Posted on 28 August 2019
University of Wales Press summer newsletter
What a busy season we have had at UWP with various conferences, book launches and several authors winning awards!
In April, we were awarded the BIC Product Data Excellence Award, which recognises UWP as among the very best across the industry for the quality of our data. This highlights the excellence achieved in our metadata entry for all of our titles. With good information, book buyers and librarians find it much easier to discover and order books – that makes their job quicker, resulting in more book sales and greater reach for our authors’ work.
We also celebrated the 100th birthday of Emyr Humphreys, one of Wales’s foremost novelists and author of over two dozen works of fiction, including works that are now set texts at A-Level, and is a past winner of the Somerset Maugham Award. He has also published highly distinctive poetry, seminal essays, and a visionary cultural history of Wales. To celebrate his birthday, we attended the Emyr Humphreys Centenary Symposium at Swansea University, where we sold copies of his 2019 collection of poetry Shards of Light, and Emyr Humphreys by Professor M. Wynn Thomas, along with a number of other books that you can browse on our website.
Publication of Medieval Wales c.1050–1332: Centuries of Ambiguity by David Stephenson was another important event this season. It is the first title in our new Rethinking the History of Wales series, which aims to stimulate fresh thinking about the history of Wales by introducing particular periods and themes in ways that challenge established interpretations. In April, another series was launched with Luci Attala’s How Water Makes Us Human: Engagements with the Materiality of Water, the first title in the new Materialities in Anthropology and Archaeology series engaging the world as an assemblage of interacting materials to reveal the constitutive and agential role of matter in the formation of material worlds.
May saw the publication of Jen Wilson’s Freedom Music: Wales, Emancipation and Jazz 1850–1950. This book traces the history of African American music in Wales from 1850, and Welsh women’s contribution. The following month, July, was also very busy with the publication of Speeches and Articles 2013–2017: His Royal Highness The Prince of Wales, the third volume of edited works including a thematic expansion to the section on ‘Climate Change and Sustainability’ to accommodate a number of texts that address the interconnected relationship between economic, social and environmental sustainability. We also published the second title in our Horror Studies series, Horror and Religion: New Literary Approaches to Theology, Race and Sexuality, a collection of edited essays offering structured discussions of spiritual and theological conflicts in the Horror genre, from the late-sixteenth to the twenty-first century.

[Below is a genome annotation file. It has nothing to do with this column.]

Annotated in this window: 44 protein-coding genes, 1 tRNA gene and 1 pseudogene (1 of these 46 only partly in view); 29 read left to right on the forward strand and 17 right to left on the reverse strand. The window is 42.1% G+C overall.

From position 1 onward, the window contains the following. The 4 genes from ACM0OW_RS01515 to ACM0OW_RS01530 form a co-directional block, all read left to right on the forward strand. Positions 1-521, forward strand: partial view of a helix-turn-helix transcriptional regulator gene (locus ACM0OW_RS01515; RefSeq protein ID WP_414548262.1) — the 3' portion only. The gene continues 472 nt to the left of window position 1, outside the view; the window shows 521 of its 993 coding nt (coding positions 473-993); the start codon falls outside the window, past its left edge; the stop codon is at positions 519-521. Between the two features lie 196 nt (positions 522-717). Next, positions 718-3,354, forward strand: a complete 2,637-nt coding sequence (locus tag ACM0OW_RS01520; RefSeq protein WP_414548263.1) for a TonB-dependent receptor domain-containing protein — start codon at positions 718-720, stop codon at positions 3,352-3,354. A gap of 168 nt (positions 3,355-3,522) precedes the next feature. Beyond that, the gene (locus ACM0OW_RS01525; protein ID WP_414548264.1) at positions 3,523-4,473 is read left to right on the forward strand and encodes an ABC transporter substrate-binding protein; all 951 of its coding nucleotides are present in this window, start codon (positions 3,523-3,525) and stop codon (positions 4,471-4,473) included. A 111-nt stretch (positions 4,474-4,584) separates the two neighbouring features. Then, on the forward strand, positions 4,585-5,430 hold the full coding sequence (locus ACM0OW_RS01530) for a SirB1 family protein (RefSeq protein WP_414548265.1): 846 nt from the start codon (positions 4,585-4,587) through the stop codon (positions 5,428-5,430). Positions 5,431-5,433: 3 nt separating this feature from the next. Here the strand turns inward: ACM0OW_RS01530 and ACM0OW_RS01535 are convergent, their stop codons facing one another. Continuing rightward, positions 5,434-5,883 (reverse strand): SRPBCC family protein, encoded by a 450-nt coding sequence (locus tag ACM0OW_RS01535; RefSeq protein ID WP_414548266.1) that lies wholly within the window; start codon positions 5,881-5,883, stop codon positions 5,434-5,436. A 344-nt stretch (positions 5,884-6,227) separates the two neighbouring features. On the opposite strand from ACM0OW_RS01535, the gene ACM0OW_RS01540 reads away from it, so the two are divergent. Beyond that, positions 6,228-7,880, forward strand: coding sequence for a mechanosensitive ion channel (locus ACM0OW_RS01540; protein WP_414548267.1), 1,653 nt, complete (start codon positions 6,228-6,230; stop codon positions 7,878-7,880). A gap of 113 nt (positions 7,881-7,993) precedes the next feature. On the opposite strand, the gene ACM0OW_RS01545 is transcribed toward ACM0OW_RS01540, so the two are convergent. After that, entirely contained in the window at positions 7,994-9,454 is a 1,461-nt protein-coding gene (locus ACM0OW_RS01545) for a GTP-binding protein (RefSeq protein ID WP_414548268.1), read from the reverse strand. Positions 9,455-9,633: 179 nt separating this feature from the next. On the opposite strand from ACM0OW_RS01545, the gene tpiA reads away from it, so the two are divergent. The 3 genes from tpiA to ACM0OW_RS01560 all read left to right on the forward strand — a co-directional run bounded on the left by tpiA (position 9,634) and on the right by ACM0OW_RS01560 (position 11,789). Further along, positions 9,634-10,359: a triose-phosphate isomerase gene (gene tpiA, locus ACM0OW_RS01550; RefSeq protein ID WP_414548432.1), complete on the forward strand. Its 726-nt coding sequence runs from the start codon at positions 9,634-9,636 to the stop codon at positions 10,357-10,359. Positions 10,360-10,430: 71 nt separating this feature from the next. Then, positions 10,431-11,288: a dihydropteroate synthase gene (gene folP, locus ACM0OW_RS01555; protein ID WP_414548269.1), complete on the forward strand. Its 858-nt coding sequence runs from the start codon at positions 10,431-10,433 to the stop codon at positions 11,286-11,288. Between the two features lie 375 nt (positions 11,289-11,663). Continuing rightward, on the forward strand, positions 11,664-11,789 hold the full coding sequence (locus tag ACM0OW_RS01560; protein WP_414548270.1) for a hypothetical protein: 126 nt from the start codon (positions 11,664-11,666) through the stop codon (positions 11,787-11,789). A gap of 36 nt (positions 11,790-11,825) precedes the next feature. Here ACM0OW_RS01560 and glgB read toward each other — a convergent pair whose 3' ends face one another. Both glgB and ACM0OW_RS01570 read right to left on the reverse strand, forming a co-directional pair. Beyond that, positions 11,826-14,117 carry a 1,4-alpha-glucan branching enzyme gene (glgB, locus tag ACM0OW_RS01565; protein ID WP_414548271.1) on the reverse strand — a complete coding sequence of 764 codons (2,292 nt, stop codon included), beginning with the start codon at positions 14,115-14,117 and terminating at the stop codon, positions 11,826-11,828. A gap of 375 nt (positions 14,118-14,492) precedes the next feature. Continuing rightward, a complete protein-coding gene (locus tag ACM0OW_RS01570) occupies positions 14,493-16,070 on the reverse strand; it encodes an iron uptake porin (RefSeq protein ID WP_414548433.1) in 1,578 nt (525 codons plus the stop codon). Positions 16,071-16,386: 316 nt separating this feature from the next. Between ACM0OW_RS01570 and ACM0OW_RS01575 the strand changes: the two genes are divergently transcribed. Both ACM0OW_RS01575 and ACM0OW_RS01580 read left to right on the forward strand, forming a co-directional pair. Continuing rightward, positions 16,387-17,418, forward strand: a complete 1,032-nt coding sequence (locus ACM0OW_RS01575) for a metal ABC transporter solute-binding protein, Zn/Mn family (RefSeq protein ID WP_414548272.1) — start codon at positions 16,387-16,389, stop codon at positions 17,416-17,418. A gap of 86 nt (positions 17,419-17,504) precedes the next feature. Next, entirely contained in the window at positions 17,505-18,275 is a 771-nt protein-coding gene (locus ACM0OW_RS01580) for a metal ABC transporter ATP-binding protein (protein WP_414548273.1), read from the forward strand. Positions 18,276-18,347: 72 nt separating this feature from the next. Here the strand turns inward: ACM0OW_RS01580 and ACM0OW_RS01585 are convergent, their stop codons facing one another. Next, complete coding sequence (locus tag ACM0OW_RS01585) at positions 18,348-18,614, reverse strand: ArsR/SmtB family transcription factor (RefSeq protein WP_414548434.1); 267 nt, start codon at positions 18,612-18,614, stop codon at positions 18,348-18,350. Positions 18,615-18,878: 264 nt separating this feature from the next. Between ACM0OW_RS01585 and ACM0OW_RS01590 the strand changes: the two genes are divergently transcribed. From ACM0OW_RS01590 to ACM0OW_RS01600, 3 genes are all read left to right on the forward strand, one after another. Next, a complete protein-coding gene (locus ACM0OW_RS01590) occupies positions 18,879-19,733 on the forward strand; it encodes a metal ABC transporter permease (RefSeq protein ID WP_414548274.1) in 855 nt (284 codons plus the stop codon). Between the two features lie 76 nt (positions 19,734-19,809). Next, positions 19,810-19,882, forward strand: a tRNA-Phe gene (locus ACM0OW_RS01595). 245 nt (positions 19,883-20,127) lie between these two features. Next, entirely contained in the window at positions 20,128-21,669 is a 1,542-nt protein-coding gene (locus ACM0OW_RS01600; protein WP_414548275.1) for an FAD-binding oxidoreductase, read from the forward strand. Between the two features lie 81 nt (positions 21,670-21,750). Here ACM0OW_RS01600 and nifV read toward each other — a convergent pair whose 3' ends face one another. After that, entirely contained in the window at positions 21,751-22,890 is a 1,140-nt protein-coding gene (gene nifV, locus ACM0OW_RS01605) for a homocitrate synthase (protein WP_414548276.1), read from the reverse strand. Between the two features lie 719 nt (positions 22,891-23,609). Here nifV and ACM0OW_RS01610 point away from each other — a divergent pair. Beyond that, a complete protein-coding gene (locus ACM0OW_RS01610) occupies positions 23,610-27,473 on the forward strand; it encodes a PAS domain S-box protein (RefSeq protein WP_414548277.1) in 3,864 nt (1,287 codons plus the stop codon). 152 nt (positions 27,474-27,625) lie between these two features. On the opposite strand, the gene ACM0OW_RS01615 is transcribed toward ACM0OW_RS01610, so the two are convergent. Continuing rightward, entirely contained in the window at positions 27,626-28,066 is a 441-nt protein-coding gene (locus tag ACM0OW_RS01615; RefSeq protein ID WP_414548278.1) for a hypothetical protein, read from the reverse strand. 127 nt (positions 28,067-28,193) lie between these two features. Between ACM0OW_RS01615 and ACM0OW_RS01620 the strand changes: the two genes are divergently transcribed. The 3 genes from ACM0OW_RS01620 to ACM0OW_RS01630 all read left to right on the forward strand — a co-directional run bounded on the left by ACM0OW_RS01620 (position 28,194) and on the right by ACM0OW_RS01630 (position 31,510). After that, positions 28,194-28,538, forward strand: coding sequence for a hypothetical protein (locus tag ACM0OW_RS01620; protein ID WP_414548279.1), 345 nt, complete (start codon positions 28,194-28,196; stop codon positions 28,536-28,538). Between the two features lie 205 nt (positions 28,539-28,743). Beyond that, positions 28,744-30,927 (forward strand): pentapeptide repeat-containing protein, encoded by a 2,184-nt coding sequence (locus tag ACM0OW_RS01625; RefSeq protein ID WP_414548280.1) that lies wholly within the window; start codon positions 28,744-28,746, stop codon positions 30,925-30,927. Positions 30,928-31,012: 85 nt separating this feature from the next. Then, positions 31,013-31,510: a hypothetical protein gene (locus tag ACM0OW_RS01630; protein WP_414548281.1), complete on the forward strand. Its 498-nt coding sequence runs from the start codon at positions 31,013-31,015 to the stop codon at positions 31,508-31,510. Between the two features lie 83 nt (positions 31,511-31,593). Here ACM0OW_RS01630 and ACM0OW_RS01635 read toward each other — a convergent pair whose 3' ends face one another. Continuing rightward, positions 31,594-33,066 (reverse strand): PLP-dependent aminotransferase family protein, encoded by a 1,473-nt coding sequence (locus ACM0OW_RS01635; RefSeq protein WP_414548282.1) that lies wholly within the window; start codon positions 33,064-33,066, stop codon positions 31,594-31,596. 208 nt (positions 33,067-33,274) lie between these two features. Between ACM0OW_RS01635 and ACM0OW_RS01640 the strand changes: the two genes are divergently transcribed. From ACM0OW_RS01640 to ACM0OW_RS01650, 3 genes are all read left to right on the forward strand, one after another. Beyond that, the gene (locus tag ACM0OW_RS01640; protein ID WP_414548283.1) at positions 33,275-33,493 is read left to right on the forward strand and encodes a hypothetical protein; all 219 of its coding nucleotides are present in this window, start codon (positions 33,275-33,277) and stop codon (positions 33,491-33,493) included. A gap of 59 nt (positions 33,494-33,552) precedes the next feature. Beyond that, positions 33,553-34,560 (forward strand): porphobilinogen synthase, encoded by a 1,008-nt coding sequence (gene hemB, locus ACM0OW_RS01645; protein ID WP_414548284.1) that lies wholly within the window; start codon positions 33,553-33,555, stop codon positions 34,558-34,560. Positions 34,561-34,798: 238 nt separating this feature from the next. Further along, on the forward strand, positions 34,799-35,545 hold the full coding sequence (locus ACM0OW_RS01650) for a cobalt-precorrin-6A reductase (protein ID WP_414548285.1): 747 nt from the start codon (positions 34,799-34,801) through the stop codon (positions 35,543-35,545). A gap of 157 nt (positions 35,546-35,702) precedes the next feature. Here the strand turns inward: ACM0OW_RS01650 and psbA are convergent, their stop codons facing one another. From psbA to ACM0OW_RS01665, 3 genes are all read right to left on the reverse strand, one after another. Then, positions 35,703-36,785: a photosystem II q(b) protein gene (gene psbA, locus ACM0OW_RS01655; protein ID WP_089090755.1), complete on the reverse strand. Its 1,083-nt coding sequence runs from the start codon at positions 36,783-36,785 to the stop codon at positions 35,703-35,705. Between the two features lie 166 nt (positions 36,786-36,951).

UWP once again attended the International Medieval Conference in Leeds this year, where we showcased our popular medieval titles and launched three of our newest titles: the edited collection Body Matters: Exploring the Materiality of the Human Body, offering a direct approach to the material world that reminds us how we are the matter of our bodies; David Callander’s Dissonant Neighbours: Narrative Progress in early Welsh and English Poetry, which compares early Welsh and English poetry up to c.1250 and investigates why these two neighbouring literatures describe similar events in markedly different ways; and Monastic Life in the Medieval British Isles: Essays in Honour of Janet Burton, an edited collection of essays to celebrate the work and contribution of Professor Janet Burton to medieval monastic studies in Britain. Be sure to keep an eye on our twitter page to find out more about upcoming publications.
We are delighted to announce that two of our Gothic Literary Studies titles have been shortlisted for this year’s Allan Lloyd Smith Prizes: South African Gothic: Anxiety and Creative Dissent in the Post-apartheid Imagination and Beyond by Rebecca Duncan, which has been shortlisted for the Monograph Prize category; and Werewolves, Wolves and the Gothic edited by Robert McKay and John Miller, which has been shortlisted for the Association Edited Collections Prize category. We are also very pleased to have received two nominations for Wales Book of the Year 2019 – congratulations to Gethin Matthews, author of Having a Go at the Kaiser: A Welsh Family at War, and to Lisa Sheppard, author of Y Gymru ‘Ddu’ a’r Ddalen ‘Wen’: Aralledd ac Amlddiwylliannedd mewn Ffuglen Gymreig, er 1990, whose books were both shortlisted in the Creative Non-fiction category.
These are just a few of the season’s most exciting publications, which we hope you’ll add to your reading list.